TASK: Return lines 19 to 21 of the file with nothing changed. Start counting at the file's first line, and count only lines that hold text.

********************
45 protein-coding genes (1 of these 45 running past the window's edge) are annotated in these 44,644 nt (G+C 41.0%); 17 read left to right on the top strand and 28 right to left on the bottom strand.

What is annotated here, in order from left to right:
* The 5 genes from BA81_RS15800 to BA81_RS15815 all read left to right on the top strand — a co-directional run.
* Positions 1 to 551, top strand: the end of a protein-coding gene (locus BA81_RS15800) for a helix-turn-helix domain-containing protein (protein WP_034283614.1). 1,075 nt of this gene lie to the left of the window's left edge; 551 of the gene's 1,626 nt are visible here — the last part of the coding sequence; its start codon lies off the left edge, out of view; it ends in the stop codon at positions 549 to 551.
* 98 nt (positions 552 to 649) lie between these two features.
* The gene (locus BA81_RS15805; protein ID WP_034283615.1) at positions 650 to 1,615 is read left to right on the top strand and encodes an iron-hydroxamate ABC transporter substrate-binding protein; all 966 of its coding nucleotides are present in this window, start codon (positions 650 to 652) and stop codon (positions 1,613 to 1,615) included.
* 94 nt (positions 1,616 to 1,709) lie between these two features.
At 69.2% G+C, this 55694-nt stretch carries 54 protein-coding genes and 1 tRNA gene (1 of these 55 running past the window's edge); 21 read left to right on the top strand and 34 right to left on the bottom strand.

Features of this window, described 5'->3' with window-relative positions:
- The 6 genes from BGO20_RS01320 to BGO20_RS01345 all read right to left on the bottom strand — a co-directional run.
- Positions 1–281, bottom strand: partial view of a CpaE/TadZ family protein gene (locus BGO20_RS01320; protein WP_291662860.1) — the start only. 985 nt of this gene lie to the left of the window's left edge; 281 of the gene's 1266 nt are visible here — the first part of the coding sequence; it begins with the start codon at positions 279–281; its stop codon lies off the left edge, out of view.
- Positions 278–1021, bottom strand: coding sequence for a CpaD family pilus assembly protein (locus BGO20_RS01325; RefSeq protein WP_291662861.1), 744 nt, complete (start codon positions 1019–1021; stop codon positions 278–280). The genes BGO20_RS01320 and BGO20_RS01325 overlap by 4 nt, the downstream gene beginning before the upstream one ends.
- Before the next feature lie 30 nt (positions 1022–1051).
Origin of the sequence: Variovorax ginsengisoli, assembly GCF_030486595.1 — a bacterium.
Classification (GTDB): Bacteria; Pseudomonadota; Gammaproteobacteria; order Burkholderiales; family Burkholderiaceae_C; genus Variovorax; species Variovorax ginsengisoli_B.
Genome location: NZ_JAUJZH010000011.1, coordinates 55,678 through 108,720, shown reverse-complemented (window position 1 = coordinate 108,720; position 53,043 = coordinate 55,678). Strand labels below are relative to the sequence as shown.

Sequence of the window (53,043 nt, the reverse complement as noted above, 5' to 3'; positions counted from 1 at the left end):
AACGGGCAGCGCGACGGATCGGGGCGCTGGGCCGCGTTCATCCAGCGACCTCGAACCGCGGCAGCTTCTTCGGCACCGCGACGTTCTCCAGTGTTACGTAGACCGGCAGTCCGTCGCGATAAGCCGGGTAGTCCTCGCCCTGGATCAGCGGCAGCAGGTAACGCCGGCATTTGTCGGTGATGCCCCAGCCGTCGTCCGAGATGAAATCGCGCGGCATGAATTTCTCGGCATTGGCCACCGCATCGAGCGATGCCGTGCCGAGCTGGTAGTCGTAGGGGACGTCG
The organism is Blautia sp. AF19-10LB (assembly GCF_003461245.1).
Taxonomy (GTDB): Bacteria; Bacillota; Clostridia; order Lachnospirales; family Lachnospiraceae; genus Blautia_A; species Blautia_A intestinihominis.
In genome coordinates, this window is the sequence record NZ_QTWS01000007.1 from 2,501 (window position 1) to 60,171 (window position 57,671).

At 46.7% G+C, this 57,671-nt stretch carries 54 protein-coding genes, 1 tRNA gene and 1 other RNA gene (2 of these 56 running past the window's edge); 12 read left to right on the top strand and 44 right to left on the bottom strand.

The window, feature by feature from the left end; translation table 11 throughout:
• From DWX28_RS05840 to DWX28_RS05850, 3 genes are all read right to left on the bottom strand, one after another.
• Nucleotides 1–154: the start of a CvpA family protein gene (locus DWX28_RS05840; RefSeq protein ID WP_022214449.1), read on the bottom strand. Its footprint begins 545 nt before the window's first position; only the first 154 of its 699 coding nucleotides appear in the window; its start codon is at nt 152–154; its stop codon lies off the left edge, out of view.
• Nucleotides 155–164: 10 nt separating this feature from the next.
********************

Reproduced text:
The organism is Blautia sp. AF19-10LB (assembly GCF_003461245.1).
Taxonomy (GTDB): Bacteria; Bacillota; Clostridia; order Lachnospirales; family Lachnospiraceae; genus Blautia_A; species Blautia_A intestinihominis.
In genome coordinates, this window is the sequence record NZ_QTWS01000007.1 from 2,501 (window position 1) to 60,171 (window position 57,671).